Tuesday, April 12, 2011

Sunday April 3rd, 2011
We boarded the bus (with super-reclining bed-like seats—yes!) at 9:30pm and arrived in Puno at 4:30am. Puno is the major Peruvian city located on Lake Titicaca, so the distance left to travel was another 3 hours in bus to Copacabana which is a major city on the Bolivian side of the lake.

Monday April 4th
The bus from Puno departed at 7:30am, so after successfully crossing the Bolivian border (I think that was the first time I walked across a country border) and arriving in Copacabana, we had a full day of exploring ahead of us.

As a side note, in order to enter Bolivia Sarah and I had to pay $135 for the VISA. The only reason for this is that we are from the United States. As far as I know we are the only nationality that has to pay to enter the country. This seemed especially silly to me since we would only be in the country for 1 day, but the good news is the VISA is valid for 5 years (90 days of each year) so I am now determined to go back to Bolivia before it expires.

The Peruvian and Bolivian countryside we passed through was truly gorgeous and became even more so when the lake entered into it. 

Copacabana turned out to essentially be a tourist trap with hostels, restaurants and souvenirs on every corner, but a beautiful city nonetheless.

The view from our 4th floor room (with private bathroom) which was 30 bolivianos (about $5) per person per night. The big blue is indeed Lake Titicaca, the world’s highest and largest navigable lake. I have to admit it was impressive, but my allegiance still lies with the Great Lakes.

Also, it didn’t take us long to realize that with the above-mentioned exchange rate (approx. 2 bolivianos per 1 sol with almost 3 soles per dollar) things were even cheaper in Bolivia than in Peru. Furthermore, being another Andean country it sells many of the same alpaca products that are sold in Peru, but for less! Needless to say, we spent time doing some serious shopping while exploring the city…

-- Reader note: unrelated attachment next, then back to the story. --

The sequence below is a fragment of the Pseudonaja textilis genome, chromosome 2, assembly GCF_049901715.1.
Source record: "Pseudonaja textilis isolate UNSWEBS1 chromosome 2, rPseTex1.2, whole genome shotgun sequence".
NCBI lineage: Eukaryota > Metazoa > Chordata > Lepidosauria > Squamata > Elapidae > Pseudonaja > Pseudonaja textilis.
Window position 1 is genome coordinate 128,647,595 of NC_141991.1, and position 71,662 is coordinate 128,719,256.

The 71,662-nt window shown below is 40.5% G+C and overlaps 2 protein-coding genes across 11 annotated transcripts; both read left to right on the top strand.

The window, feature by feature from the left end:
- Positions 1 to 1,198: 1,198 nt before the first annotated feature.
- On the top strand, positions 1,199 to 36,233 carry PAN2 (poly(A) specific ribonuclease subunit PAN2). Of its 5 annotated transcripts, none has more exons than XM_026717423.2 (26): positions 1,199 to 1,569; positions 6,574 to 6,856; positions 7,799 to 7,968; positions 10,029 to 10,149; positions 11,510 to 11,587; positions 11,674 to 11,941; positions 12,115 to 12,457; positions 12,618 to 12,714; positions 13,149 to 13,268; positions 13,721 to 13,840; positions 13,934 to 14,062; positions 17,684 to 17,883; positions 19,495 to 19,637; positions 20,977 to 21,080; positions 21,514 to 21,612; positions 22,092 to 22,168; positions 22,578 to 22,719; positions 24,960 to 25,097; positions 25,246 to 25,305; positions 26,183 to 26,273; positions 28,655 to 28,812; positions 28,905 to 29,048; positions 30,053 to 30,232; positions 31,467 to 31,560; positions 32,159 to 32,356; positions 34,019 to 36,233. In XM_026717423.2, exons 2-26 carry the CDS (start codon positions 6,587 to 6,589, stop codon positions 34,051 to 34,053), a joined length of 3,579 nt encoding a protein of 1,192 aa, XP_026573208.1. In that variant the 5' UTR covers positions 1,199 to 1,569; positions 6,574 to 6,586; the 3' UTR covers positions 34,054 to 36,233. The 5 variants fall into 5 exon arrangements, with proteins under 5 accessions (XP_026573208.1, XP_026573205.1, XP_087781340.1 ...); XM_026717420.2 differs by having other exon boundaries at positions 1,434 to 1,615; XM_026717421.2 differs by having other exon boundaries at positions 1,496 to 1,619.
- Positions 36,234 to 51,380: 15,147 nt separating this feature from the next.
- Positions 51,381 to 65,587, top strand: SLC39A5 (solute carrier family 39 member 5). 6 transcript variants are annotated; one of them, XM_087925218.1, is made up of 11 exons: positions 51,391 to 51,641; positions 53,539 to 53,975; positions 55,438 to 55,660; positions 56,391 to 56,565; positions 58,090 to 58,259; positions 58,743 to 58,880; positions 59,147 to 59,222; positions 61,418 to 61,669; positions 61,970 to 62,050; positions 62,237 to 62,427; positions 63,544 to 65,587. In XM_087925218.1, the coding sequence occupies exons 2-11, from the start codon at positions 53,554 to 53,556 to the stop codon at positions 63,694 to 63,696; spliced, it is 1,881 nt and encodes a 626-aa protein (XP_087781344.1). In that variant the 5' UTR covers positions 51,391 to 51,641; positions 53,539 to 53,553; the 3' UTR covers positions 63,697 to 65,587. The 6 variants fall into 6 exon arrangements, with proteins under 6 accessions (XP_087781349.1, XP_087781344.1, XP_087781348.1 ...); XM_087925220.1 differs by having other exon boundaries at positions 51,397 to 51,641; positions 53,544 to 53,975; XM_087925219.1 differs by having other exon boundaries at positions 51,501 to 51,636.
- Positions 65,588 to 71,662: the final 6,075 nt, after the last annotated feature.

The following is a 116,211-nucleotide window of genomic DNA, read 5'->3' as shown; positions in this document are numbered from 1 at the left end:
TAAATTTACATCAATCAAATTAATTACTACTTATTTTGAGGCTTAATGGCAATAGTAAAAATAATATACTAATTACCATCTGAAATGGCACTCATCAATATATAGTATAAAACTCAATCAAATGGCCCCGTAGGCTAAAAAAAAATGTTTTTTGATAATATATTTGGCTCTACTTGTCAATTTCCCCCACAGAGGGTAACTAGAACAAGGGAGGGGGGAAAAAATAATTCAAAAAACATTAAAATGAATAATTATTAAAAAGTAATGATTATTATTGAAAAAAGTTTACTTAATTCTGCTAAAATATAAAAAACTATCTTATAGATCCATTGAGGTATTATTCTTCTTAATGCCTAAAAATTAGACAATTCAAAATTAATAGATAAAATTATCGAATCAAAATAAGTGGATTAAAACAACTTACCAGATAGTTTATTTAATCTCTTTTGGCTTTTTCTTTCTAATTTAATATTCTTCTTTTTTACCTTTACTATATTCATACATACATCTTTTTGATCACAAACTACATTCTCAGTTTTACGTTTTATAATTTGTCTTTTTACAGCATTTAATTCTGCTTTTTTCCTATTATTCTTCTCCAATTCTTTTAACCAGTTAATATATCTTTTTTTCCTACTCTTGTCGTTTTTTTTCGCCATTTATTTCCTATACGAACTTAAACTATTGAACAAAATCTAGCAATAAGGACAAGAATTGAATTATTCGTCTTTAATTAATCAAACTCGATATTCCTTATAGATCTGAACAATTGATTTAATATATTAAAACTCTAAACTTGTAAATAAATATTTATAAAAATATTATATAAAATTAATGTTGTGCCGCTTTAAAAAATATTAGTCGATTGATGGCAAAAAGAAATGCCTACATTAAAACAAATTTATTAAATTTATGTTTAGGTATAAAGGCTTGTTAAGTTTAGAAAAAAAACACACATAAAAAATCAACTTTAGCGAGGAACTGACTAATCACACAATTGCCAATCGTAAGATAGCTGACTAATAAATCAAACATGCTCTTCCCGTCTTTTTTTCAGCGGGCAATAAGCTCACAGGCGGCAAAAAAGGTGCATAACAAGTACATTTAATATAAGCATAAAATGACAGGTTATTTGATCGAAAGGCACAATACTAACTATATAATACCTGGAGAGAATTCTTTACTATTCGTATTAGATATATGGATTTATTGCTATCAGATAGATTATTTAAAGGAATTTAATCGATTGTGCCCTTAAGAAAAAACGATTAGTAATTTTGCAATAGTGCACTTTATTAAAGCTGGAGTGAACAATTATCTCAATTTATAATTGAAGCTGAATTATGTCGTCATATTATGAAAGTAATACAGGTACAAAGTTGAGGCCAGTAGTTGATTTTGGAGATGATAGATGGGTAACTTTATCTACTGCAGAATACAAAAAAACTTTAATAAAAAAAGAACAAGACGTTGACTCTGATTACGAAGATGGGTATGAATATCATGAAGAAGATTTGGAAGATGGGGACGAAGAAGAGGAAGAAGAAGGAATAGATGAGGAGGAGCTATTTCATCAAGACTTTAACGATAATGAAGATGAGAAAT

There is a big ol’ church that takes up a good portion of the city.

I took this picture before I saw the ‘prohibido sacar fotos’ sign, so I can plead ignorance here. If you can’t tell, it was a little bit ornate… and worth photographing…

Look! Meat that looks like real animals! I’ve actually seen this frequently in Peru. It’s ironic to me that Peruvian cuisine is heavily meat-based—for me images like this only help reinforce my vegetarianism…

In the evening the plan was to climb this ‘mountain’ next to the city to watch the sunset over the lake.

We started our hike a little late, however, and in looking for the path up the mountain somehow missed it and ended up essentially blazing our own trail up the rocky face. Plus none of us (not me, Sarah, or the Canadian/German girl we were hanging out with) had remembered to bring a light. The sun was pretty much setting by the time we were only about halfway up, but from the top of a big rock the view was pretty nice anyway J

Tuesday April 5th
The bus left Copacabana today at 1:00pm and after a short while we were once again in Peru.

The Peru-Bolivia border—crossing back in to Peru! (note the Bolivian flag in the background)